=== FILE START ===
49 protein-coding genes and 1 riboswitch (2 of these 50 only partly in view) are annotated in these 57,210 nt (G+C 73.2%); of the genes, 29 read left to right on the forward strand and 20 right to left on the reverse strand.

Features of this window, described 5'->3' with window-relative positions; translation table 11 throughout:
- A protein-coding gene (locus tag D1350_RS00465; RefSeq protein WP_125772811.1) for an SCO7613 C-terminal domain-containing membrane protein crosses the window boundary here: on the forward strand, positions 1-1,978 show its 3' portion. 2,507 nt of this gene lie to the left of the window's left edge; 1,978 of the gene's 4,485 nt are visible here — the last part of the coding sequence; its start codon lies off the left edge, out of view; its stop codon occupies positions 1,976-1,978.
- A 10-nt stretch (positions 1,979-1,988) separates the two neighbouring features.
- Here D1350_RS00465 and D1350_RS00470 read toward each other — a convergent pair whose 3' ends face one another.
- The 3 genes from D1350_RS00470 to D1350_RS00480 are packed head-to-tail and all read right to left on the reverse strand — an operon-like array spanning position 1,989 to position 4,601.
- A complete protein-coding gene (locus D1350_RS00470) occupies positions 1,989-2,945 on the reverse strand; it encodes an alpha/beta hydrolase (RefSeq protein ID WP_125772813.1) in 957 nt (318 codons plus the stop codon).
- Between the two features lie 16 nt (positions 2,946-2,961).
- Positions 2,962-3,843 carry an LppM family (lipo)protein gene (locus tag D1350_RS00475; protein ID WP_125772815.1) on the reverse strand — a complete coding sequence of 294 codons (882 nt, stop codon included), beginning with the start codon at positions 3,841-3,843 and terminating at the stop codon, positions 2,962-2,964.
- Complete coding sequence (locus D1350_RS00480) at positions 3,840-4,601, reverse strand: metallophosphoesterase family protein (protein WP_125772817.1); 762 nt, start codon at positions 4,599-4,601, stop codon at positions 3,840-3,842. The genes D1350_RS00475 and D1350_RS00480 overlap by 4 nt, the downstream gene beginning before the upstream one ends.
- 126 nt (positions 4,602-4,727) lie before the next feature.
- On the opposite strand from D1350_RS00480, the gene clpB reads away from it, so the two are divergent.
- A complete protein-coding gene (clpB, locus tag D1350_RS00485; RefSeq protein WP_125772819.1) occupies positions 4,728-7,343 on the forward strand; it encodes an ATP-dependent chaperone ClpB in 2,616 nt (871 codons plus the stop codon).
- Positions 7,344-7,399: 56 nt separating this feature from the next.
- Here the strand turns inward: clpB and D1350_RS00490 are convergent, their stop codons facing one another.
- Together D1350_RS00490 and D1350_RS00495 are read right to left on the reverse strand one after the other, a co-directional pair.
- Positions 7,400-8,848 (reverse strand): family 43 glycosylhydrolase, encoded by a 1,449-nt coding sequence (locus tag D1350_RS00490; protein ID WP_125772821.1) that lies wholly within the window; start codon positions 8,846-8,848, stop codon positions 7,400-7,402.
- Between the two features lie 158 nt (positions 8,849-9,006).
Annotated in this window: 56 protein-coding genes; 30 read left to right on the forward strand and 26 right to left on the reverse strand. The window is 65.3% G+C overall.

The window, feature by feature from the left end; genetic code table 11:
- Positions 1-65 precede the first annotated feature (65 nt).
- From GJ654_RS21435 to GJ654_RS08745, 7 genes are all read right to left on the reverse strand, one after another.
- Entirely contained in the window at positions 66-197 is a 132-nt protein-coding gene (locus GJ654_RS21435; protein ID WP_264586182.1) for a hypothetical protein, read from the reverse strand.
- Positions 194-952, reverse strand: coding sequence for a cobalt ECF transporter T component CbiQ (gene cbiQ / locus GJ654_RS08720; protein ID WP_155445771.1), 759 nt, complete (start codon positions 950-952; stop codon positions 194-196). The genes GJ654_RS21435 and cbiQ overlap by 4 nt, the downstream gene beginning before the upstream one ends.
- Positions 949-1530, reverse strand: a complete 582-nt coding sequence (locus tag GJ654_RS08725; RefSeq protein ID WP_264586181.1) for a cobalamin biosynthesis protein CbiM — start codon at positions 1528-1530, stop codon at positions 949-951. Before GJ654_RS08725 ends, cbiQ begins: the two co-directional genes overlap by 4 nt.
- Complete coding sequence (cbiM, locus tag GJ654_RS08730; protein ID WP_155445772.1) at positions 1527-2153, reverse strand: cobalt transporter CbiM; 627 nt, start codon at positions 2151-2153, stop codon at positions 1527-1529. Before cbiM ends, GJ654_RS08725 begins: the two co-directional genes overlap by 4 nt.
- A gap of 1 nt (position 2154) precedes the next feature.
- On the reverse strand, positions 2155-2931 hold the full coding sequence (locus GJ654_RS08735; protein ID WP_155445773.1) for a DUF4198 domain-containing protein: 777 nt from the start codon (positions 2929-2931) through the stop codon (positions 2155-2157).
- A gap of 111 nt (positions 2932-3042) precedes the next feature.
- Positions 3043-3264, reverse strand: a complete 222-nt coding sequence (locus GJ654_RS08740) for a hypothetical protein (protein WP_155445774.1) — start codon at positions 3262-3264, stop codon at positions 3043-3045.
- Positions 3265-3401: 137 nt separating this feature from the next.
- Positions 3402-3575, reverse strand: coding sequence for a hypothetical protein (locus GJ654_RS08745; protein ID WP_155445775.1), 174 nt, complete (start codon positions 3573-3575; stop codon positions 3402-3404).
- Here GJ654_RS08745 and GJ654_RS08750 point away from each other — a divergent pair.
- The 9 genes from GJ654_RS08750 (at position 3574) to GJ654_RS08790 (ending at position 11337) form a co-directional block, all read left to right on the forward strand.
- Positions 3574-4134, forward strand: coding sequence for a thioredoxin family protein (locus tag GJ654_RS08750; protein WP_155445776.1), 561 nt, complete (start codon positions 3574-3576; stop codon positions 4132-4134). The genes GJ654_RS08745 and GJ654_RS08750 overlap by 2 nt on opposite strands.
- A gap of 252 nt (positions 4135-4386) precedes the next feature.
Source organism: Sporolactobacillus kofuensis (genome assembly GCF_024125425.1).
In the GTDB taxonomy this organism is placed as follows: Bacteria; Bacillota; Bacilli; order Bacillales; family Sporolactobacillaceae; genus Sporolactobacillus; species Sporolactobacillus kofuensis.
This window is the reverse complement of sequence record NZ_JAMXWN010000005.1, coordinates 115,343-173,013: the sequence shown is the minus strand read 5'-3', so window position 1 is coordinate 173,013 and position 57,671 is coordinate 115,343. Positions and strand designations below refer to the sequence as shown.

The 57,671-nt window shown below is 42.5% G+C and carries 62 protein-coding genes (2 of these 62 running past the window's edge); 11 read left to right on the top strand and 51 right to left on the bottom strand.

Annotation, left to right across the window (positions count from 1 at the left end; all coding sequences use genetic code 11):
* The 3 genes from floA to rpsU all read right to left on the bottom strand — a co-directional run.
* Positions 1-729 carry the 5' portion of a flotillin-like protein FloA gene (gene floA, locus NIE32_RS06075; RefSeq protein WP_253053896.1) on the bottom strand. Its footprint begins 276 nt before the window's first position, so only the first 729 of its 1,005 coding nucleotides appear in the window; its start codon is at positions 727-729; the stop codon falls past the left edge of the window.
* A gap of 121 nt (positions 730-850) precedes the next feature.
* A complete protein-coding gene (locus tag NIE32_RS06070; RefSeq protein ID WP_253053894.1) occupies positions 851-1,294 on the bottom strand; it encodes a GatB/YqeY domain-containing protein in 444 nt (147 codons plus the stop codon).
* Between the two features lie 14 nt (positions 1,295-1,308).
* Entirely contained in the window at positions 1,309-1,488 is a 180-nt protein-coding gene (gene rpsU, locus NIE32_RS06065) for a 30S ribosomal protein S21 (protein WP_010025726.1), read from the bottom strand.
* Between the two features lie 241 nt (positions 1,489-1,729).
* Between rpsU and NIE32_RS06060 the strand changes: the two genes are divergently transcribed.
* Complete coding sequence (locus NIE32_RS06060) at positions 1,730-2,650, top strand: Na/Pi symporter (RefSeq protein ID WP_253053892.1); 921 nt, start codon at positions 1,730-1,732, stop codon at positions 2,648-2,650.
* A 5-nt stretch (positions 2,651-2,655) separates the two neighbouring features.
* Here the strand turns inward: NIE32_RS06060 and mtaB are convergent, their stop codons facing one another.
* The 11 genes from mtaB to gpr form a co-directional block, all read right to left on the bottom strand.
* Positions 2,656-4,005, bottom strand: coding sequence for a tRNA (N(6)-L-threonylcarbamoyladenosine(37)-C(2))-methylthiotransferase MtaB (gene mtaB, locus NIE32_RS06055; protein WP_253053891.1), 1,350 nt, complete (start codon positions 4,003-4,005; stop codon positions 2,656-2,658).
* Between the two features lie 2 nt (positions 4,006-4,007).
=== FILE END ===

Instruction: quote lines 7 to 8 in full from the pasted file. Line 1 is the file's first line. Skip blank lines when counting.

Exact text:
- A complete protein-coding gene (locus D1350_RS00470) occupies positions 1,989-2,945 on the reverse strand; it encodes an alpha/beta hydrolase (RefSeq protein ID WP_125772813.1) in 957 nt (318 codons plus the stop codon).
- Between the two features lie 16 nt (positions 2,946-2,961).